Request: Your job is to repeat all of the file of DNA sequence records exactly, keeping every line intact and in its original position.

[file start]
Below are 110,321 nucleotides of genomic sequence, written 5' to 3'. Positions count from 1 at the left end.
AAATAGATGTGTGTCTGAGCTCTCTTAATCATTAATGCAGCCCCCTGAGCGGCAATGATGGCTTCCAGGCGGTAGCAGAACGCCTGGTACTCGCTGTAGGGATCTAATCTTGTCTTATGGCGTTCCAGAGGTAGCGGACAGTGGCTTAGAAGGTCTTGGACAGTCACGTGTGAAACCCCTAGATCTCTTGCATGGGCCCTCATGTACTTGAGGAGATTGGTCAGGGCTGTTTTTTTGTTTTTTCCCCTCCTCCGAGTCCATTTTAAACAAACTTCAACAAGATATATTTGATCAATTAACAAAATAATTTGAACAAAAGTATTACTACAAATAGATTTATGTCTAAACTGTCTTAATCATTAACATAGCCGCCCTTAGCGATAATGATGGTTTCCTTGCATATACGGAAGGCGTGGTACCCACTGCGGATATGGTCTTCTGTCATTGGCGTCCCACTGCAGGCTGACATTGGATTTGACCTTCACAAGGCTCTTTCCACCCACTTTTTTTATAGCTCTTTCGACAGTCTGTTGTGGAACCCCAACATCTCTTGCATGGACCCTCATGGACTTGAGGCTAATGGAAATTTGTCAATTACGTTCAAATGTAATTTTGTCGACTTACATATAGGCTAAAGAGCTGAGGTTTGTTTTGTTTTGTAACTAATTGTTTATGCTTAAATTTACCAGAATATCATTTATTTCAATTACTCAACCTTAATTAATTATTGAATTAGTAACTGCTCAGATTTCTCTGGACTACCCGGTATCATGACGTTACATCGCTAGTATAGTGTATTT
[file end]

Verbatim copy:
Below are 110,321 nucleotides of genomic sequence, written 5' to 3'. Positions count from 1 at the left end.
AAATAGATGTGTGTCTGAGCTCTCTTAATCATTAATGCAGCCCCCTGAGCGGCAATGATGGCTTCCAGGCGGTAGCAGAACGCCTGGTACTCGCTGTAGGGATCTAATCTTGTCTTATGGCGTTCCAGAGGTAGCGGACAGTGGCTTAGAAGGTCTTGGACAGTCACGTGTGAAACCCCTAGATCTCTTGCATGGGCCCTCATGTACTTGAGGAGATTGGTCAGGGCTGTTTTTTTGTTTTTTCCCCTCCTCCGAGTCCATTTTAAACAAACTTCAACAAGATATATTTGATCAATTAACAAAATAATTTGAACAAAAGTATTACTACAAATAGATTTATGTCTAAACTGTCTTAATCATTAACATAGCCGCCCTTAGCGATAATGATGGTTTCCTTGCATATACGGAAGGCGTGGTACCCACTGCGGATATGGTCTTCTGTCATTGGCGTCCCACTGCAGGCTGACATTGGATTTGACCTTCACAAGGCTCTTTCCACCCACTTTTTTTATAGCTCTTTCGACAGTCTGTTGTGGAACCCCAACATCTCTTGCATGGACCCTCATGGACTTGAGGCTAATGGAAATTTGTCAATTACGTTCAAATGTAATTTTGTCGACTTACATATAGGCTAAAGAGCTGAGGTTTGTTTTGTTTTGTAACTAATTGTTTATGCTTAAATTTACCAGAATATCATTTATTTCAATTACTCAACCTTAATTAATTATTGAATTAGTAACTGCTCAGATTTCTCTGGACTACCCGGTATCATGACGTTACATCGCTAGTATAGTGTATTT